We call upon the President and the members of Congress to follow the example of other strong leaders in the past by exercising the courage and wisdom to refrain from military action that is likely to escalate the conflict further, and to bring our country directly into another war in the Middle East.

We applaud the President’s efforts to consult widely, conferring with international leaders and with Congress.  Now we ask him to spend time over this holiday weekend listening to what Americans want and fear.

Now is not the time to feed the violence and instability that has claimed the lives of over 100,000 Syrians, driven 3.4 million Syrians from their country, and displaced an additional 6.8 million Syrians from their homes. Most people affected by the conflict are noncombatants. Expanding the conflict will increase the suffering of the innocent.

Now is the time to heed the voices of our church partners who pray and call and work for peace. Our partners look to us to challenge policies of our government that help to fuel conflict in Syria and proxy wars across the Middle East.

Now is the time to reflect on the lessons of 12 years of involvement in conflict in the Middle East by the United States. Limited engagement is never truly limited.

Now is the time to support the peacemakers of Syria who seek to end the violence and build a future. In any Congressional deliberations, we urge that nonviolent forms of intervention be considered, and that next steps beyond military force be grounded in defensible cooperative goals for the region.

Now is the time for all outside parties to cease all forms of military intervention in Syria. States and and non-state actors must stop feeding the conflict in Syria by sending weapons to the government and to opposition forces.

Now is the time to renew the efforts for a diplomatic solution. The United States must work with the United Nations and other governments to contain the violence, restore stability in the region, provide humanitarian assistance, and encourage the building of an inclusive society in Syria that protects the rights of all its citizens.

Now—in the grimmest of situations—is the time to build a coalition of nations and peoples willing to do the long, hard, and essential work of establishing interfaith relationships of respect and understanding.

Now—for Syria and all its neighbors—is the time to seek a new vision of cooperation and nonviolence that will support an intervention with the power of impartial justice that will lead to a just and lasting peace.

Now is the time to pray for wisdom for leaders, for courage to turn from violence, for grace to build and nurture relationships, for justice to roll down like waters, and for peace to prevail in Syria.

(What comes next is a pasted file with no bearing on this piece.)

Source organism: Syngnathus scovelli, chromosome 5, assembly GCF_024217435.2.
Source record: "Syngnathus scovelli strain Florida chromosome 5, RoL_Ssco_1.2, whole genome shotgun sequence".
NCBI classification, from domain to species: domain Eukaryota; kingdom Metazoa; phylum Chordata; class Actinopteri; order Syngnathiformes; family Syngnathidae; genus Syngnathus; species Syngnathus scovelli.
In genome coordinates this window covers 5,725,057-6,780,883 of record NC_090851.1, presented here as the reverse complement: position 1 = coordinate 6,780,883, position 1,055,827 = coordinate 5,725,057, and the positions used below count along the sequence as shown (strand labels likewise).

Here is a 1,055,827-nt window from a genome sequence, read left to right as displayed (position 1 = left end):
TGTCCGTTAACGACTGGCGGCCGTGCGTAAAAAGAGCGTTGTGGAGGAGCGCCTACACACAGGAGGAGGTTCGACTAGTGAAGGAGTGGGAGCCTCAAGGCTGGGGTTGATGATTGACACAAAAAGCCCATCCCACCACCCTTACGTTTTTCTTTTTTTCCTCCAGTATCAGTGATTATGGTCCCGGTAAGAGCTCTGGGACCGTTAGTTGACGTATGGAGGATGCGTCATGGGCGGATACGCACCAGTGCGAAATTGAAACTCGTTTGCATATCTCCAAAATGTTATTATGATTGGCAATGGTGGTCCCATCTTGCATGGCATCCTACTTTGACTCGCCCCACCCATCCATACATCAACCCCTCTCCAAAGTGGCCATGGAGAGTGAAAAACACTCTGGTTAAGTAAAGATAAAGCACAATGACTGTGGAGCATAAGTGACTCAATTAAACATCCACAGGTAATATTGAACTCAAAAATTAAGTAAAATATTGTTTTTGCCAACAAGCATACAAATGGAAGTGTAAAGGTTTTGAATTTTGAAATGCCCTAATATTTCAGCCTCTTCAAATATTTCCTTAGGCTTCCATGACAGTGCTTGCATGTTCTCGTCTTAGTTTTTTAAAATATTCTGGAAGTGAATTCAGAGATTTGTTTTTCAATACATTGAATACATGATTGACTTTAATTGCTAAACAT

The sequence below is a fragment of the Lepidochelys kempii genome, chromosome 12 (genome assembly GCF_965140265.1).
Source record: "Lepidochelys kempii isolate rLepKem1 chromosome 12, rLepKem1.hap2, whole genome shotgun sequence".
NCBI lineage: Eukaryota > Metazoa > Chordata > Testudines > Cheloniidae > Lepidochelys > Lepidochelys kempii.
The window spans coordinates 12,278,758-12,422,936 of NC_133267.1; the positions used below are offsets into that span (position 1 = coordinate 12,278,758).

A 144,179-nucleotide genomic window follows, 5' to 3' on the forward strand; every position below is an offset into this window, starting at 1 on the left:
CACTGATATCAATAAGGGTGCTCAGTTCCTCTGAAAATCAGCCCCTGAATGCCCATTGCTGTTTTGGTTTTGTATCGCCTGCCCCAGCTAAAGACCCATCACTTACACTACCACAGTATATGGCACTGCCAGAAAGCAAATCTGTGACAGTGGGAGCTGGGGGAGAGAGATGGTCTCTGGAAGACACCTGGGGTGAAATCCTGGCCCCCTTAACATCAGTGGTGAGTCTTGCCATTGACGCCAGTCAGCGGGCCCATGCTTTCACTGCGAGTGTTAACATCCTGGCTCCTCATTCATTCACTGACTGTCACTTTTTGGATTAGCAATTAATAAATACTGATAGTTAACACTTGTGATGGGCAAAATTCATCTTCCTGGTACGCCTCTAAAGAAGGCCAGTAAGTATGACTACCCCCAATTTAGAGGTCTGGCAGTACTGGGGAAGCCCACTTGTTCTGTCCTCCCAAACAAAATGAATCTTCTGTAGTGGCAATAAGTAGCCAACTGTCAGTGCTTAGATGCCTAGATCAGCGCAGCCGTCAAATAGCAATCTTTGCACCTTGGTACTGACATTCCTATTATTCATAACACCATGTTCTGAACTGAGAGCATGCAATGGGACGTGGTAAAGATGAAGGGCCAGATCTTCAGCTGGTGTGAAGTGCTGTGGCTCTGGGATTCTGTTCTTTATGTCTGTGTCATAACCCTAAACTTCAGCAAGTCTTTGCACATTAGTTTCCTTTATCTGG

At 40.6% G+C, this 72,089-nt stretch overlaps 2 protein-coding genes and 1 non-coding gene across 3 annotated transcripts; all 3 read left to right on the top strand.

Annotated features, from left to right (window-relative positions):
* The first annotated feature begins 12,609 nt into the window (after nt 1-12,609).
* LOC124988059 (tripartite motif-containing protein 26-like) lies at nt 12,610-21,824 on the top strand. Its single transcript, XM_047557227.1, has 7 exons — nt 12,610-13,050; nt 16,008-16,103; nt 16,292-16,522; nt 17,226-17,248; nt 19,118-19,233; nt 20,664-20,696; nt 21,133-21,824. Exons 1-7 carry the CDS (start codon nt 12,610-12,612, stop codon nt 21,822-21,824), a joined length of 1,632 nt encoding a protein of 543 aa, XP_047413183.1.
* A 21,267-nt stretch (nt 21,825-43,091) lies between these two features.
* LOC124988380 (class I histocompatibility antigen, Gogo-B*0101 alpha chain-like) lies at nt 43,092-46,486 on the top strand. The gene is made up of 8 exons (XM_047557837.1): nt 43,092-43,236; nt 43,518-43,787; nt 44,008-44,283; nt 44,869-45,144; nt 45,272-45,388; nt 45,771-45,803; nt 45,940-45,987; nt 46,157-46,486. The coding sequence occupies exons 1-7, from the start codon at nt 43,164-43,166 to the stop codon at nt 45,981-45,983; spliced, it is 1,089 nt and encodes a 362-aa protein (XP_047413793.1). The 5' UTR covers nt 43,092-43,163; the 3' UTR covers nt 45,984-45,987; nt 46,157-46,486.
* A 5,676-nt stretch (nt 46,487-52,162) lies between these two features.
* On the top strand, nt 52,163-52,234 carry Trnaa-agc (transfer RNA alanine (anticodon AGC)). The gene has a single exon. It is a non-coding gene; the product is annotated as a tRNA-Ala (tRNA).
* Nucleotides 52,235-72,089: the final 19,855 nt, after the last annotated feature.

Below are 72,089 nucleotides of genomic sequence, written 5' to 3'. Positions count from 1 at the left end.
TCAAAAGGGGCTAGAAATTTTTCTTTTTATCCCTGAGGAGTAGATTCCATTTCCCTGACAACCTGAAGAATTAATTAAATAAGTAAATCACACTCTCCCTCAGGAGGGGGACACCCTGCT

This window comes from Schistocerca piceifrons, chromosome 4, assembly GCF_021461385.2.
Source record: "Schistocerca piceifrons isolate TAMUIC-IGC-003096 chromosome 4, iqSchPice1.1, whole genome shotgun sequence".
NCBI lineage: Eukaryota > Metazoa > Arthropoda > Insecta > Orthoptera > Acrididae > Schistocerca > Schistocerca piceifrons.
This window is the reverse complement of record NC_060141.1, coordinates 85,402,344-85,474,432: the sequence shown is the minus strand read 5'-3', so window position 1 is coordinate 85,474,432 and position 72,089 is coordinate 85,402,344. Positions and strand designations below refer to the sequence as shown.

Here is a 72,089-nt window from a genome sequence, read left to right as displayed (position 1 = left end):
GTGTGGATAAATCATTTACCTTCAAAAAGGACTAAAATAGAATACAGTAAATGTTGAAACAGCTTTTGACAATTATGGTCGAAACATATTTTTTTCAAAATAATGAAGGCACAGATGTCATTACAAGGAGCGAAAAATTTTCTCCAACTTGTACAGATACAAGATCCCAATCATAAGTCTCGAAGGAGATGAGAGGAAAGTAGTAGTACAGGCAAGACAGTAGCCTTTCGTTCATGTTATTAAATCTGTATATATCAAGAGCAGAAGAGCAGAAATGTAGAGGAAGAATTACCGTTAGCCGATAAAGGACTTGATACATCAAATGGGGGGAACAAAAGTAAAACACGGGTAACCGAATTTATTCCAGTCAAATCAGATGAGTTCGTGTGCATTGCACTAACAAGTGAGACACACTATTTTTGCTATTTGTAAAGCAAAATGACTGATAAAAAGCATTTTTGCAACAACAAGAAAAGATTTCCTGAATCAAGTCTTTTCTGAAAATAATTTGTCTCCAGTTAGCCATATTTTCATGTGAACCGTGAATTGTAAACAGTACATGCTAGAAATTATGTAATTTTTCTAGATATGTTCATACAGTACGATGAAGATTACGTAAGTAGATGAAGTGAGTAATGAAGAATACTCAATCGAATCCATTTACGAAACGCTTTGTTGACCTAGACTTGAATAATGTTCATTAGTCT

“For everything there is a season, and a time for every matter under heaven.” For the people of Syria, may it now be a time for peace.

 

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Purple flowers, USTA Billie Jean King National Tennis Center

IMG_1131 (600x800)

 

Purple flowers
surround the statue of Arthur Ashe.

30 August 2013
USTA Billie Jean King National Tennis Center
Queens, New York

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The AMA

Behind the emergency room curtain,
the addict argued with the doctor
who had revived him,
who had returned him to life –
again –
the third time it had happened in a month.
“Please,” the addict pleaded.
He whined,
blustered,
threatened,
begged,
raged,
wept,
bargained.
“Please let me go.”
The addict listed all he had to do,
all he could do,
all he might do.
“Please let me go.”
He made promises and
when those failed to move her,
he just as easily promised the opposite.
“Please let me go.”
Two things the doctor asked.
Two things the addict would not do:
sign the AMA,
take the prescribed meds.
Firm the doctor stood.
As security guards arrived,
Death,
gaunt Death,
quiet Death,
unseen Death,
Death rose from the corner and
said, “Not today. Not today.”
Then Death slipped silently through the curtain
To move down the ER hall.

29 August 2013

DL 6026

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Measuring

We may measure our days in
minutes, hours, or
other units of times.

How we fill those minutes, hours, or
other units of time
also measures our days.

We may measure our lives in
months, years,  or
other units of time.

What we do during those months, years, or
other units of time
also measures our lives.

28 August 2013
Louisville, Kentucky

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Purple flowers, Annapolis 4

Purple Flowers Annapolis 2 22 September 2012 (1024x768) (800x600)

Resembling ears of popcorn,
purple flowers
seek the sun.

Annapolis, Maryland
22 September 2012